Women's Commission

The Lavender Scare

(Ian Taylor on Unsplash)

By Maxanne R. Witkin, Commissioner

Alexandria, VA – As we celebrate Pride Month, the Commission for Women stands in unwavering support and solidarity with Alexandria’s LGBTQ+ community. We recognize that our LGBTQ+ neighbors, many of whom are current or former federal employees, have not always felt welcome or safe in the government workplace.

The 1950s were a particularly dark decade for the LGBTQ+ Federal community. In what was later dubbed the “Lavender Scare,” thousands of individuals were found ineligible for employment or removed from Federal service solely because of their sexual orientation or gender identity.

The reason? LGBTQ+ individuals were categorized as national security risks because of their “immoral conduct” and thus unsuitable for employment.

One of those employees was Bruce Scott, who lived in Alexandria. From 1939 through 1956, he steadily rose through the ranks at the Department of Labor as one of the first wage and hour inspectors. However, in February 1956, Scott was forced to resign after a security clearance investigation uncovered his 1947 arrest for loitering in Lafayette Park and the fact that he lived with a former federal employee who was gay.

Like many LGBTQ+ federal employees caught in the Lavender dragnet, Scott, a graduate of the University of Chicago, had difficulty finding another job. In The Lavender Scare, an authoritative history of the period, Scott shared that he spent many years underemployed working in a local bank, a warehouse, and for the Fairfax County government. In every instance, he was fired from the position after his prior federal employment record was uncovered.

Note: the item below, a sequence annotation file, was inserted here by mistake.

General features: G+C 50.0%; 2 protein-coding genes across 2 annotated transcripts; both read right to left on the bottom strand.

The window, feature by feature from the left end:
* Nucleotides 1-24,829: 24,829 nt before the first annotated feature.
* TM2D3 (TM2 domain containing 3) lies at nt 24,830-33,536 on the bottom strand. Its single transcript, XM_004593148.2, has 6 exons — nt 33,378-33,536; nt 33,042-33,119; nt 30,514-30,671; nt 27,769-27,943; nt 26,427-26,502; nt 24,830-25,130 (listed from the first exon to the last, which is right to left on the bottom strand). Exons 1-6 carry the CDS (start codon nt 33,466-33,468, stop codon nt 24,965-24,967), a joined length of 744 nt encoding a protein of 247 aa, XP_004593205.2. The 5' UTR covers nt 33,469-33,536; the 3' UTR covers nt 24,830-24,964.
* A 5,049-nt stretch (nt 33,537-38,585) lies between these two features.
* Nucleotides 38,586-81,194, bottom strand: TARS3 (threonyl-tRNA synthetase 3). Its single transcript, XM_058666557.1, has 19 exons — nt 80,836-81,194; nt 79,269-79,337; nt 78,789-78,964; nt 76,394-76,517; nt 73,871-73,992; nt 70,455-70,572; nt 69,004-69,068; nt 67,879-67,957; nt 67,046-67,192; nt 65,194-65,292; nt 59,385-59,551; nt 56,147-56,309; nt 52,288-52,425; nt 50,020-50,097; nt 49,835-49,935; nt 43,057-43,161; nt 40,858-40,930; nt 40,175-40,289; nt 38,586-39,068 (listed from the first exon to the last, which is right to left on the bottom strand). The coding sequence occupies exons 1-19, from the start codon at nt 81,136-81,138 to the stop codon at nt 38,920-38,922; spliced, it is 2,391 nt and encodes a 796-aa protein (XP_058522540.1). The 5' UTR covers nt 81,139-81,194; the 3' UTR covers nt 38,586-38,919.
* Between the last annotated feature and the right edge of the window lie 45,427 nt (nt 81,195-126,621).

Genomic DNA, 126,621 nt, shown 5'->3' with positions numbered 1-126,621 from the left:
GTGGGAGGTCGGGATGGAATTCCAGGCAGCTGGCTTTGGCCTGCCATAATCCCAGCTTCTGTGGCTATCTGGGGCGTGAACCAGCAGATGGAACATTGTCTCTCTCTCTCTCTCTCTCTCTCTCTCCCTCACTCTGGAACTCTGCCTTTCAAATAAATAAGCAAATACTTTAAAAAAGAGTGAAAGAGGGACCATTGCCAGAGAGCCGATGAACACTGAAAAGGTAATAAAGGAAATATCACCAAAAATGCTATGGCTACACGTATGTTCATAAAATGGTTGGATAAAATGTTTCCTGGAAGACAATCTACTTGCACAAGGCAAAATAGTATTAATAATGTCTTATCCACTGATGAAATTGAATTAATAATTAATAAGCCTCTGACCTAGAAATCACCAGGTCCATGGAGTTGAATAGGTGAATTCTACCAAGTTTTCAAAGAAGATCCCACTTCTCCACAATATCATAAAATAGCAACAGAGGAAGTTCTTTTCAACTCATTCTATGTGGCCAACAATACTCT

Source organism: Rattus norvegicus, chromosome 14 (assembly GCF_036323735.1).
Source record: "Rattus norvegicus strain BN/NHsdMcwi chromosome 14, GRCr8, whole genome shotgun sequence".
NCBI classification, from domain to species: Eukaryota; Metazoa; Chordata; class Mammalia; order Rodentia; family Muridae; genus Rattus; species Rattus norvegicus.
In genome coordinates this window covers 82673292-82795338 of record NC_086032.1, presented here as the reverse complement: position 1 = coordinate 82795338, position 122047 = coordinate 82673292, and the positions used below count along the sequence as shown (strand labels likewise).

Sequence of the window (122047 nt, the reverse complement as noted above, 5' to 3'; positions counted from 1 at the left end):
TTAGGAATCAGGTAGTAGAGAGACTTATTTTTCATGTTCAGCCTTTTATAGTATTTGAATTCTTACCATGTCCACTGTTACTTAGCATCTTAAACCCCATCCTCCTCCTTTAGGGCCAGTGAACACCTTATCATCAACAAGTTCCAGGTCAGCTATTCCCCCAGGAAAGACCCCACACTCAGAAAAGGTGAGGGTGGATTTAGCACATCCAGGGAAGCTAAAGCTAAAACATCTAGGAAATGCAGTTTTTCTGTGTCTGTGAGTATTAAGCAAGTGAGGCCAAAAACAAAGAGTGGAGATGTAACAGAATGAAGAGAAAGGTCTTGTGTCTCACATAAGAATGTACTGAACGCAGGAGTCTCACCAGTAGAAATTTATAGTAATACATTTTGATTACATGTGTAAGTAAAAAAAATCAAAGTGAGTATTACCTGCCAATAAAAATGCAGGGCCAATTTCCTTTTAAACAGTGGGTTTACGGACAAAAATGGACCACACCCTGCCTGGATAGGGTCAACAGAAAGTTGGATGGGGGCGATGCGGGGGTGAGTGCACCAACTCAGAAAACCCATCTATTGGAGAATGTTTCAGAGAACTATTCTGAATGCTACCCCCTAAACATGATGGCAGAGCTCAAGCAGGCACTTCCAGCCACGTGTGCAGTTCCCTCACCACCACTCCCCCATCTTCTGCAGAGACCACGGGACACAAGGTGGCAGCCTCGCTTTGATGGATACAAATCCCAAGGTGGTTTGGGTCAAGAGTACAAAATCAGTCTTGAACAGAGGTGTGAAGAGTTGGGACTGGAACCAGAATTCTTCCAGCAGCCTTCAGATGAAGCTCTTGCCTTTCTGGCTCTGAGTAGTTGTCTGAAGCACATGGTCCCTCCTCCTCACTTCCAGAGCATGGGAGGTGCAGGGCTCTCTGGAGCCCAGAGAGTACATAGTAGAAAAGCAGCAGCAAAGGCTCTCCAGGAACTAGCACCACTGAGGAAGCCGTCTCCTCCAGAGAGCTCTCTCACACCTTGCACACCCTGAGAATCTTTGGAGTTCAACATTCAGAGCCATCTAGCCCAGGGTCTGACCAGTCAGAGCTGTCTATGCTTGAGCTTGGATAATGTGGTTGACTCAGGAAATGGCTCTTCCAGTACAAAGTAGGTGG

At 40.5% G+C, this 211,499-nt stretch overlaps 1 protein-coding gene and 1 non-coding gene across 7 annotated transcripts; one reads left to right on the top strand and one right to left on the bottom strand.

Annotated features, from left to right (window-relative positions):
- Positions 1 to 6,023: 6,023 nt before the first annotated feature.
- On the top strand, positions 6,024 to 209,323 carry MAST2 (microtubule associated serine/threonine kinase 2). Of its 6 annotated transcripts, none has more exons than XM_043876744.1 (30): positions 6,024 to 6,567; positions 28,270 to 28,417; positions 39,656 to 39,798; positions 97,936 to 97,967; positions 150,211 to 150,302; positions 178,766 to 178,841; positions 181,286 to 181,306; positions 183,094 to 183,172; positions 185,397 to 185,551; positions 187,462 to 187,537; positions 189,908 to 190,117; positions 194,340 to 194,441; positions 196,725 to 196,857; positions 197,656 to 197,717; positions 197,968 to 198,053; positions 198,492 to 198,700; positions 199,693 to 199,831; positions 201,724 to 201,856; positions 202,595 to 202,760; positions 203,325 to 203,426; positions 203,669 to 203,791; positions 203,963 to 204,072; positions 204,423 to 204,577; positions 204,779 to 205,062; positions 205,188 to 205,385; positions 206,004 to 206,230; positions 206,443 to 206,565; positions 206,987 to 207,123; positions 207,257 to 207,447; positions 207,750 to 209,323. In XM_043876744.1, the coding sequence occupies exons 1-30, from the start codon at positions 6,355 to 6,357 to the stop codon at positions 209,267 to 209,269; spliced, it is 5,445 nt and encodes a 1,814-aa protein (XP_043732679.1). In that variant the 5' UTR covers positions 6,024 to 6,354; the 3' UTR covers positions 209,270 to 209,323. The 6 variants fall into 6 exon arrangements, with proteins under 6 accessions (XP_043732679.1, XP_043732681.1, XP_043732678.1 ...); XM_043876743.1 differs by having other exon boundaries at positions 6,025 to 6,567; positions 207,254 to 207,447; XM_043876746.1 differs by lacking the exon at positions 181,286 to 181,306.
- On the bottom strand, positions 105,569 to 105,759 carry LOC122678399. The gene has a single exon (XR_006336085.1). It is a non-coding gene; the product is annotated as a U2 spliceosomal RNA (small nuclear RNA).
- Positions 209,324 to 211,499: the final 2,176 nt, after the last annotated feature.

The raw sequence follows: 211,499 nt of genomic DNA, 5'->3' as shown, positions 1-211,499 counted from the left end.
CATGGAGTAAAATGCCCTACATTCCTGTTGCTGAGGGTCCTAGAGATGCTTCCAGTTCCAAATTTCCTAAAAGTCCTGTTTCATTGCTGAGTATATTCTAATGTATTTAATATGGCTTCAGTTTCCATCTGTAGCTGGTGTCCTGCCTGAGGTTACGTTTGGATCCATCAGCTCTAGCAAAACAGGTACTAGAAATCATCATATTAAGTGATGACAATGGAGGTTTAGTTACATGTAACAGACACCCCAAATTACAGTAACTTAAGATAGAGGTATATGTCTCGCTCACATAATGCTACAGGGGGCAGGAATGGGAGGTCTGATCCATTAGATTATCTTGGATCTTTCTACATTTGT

Scott was reduced to living on 50 cents a day and heating his bedroom with a kerosene heater. He subsequently moved to Chicago to rebuild his life and career.

In 1963, at great personal and professional cost, Scott sued the Civil Service Commission for repeatedly denying his applications to resume his federal career. The rationale for his disqualification was his “immoral conduct” based on his 1947 arrest, a 1951 arrest for “investigation,” and undisclosed “information indicating that he was a homosexual.”

In 1965, the U.S. Court of Appeals for the District of Columbia found that a vague charge of homosexuality was not a basis for disqualifying Scott or any other individual from Federal employment.

While Scott never again worked for the federal government, his legal victory was instrumental in overturning its decades-long policy of denying employment to people based solely on their sexual orientation or gender identity. In 1975, the words “immoral conduct” were finally removed from the disqualifications for federal service. It was now illegal to bar or remove individuals from federal jobs because they were or were perceived to be LGBTQ+.

And in 2020, the Supreme Court found that our nation’s civil rights laws prohibit employment discrimination and harassment in both the private and public sectors based on a person’s sexual orientation or gender identity.

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